The trial court ordered the LCB to renew the license provided that Jim Jay employ a bouncer/security person each night the Licensed Premises was open from 9:00 p.m. until closing, that Jim Jay purchase and utilize a wand device on all patrons entering the Licensed Premises to see if a patron is carrying a weapon, that Jim Jay purchase security cameras for the exterior of the premises, that if Anderson intended to abdicate her duties as manager, then she must complete the requisite application with the LCB to have another appointed, and that Jim Jay prepare a detailed list of patrons who were barred from the premises, containing information on the name of the patron barred, the length of time the person was barred, the date of the incident and details of the incident that resulted in that person being barred, and the name of the employee who barred the patron.

The trial court reasoned:

The case of U.S.A. Deli, Inc. v. Pennsylvania Liquor Control Board, 909 A.2d 24 (Pa. Cmwlth. 2006) makes it clear that there is unfettered discretion in the Board to renew a license based upon what ever [sic] reasoning it believes should allow renewal. Thus, if the Board has such unfettered discretion so does the trial court. It is only when such discretion is abused that the decision of the court to renew may be reversed. Therefore, I find that I have the discretion to grant renewal with specific conditions placed upon such renewal to assure that the Licensee [Jim Jay] will operate the establishment in accordance with the liquor laws and to assure that there be no relationship between activity occurring outside the premises and the manner in which the premises is operated.
Although there are a number of incidents that have occurred outside and inside the premises that have required police intervention, on most occasions the intervention was sought by the Licensee [Jim Jay]. Furthermore, many of the incidents did not have a relationship to the manner in which the licensed premises is operated. Certainly the evidence shows that improvements can be made in the security and monitoring of patrons at the establishment to allow for more rapid intervention and perhaps even prevention. This is something that I will order be accomplished as part of the conditional renewal of the license that I will Order. I believe a conditional renewal that requires tighter security and monitoring of both the inside and outside of the licensed building will serve the interests of justice and at the same time protect the public welfare and promote the peace and morals of the Citizens of this Commonwealth.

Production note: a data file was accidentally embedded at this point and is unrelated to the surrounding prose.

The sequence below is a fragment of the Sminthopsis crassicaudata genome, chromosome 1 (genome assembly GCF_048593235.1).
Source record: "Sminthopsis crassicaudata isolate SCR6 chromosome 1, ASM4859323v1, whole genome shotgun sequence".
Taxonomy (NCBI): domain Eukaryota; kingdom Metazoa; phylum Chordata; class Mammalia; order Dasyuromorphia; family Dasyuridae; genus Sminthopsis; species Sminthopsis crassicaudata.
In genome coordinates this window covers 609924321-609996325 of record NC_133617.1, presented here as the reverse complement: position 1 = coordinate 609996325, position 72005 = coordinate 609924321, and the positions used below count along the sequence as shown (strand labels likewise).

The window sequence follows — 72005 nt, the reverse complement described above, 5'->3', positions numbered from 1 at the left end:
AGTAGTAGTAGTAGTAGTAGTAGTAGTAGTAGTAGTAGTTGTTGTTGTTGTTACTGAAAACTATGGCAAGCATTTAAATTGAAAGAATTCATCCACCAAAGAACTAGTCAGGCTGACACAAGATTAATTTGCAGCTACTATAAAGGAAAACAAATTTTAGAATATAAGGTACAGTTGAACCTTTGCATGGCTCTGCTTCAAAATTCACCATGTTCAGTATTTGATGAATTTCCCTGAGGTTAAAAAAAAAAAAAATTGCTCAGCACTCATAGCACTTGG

Trial Court Opinion, January 9, 2013, (Opinion) at 21-22.

The LCB contends that the trial court erred when it held that it had the authority to renew the liquor license regardless of whether Jim Jay took any timely or substantial measures to operate

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the Licensed Premises in compliance with the Code.[7]

Under the Code, the renewal of a liquor license is not automatic. Section 470(a.1) of the Code, 47 P.S. § 4-470(a.1), provides that the LCB may refuse to renew a liquor license for several reasons.[8] The LCB may consider the licensee's record of violations when it decides whether to renew a liquor license and even a single violation may be sufficient to decline to renew a license. Hyland Enterprises, Inc. v. Pennsylvania Liquor Control Board, 158 Pa.Cmwlth. 283, 631 A.2d 789 (Pa. Cmwlth. 1993). The LCB may examine a pattern of violations for which penalties have already been paid in deciding whether to renew a license. Atiyeh v. Pennsylvania Liquor Control Board, 157 Pa.Cmwlth. 28, 629 A.2d 182 (Pa. Cmwlth. 1993), petition for allowance of appeal denied, 536 Pa. 649, 639 A.2d 35 (1994). This Court has determined that " regardless of when they occur the Board [LCB] may consider all code violations committed by a licensee in determining whether to renew a liquor license." Bartosh, 730 A.2d at 1033.

When a party appeals an LCB decision, the trial court hears the appeal de novo pursuant to Section 464 of the Code, 47 P.S. § 4-464,[9] and makes its own findings of fact and conclusions of law. The trial court must receive the record of the proceedings before the Board, if it is offered, and is permitted to take new evidence. Even if the trial court does not make findings of fact that are materially different from those found by the LCB, it may reach a different conclusion. Two

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Sophia's Inc. v. Pennsylvania Liquor Control Board, 799 A.2d 917 (Pa. Cmwlth. 2002). As the trier of fact in a de novo hearing, the trial court is permitted to sustain, alter, change, modify or amend a decision by the LCB. Todd's By the Bridge, Inc. v. Pennsylvania Liquor Control Board, 74 A.3d 287 (Pa. Cmwlth. 2013).

When there are violations of the law unrelated to the Code, the LCB may refuse to renew a license where a licensee " (1) knows or should have known of ongoing criminal activities; and (2) . . . failed to take substantial affirmative steps to prevent such activities." Rosing, Inc. v. Pennsylvania Liquor Control Board, 690 A.2d 758, 761 (Pa. Cmwlth. 1997). Under this standard, both parts must be satisfied for a third-party crime to form the basis for the refusal to renew a license. Id.

In determining whether to renew a license on appeal, the trial court is permitted to consider substantial steps taken by a licensee to remediate the violations. U.S.A. Deli, Inc. v. Pennsylvania Liquor Control Board, 909 A.2d 24 (Pa. Cmwlth. 2006), petition for allowance of appeal denied, 593 Pa. 736, 929 A.2d 647 (2007). Remedial measures must be taken at a time when the licensed establishment knew or should have known that illicit activity was occurring on the premises. I.B.P.O.E. Lodge 151 v. Pennsylvania Liquor Control Board, 969 A.2d 642 (Pa. Cmwlth. 2009).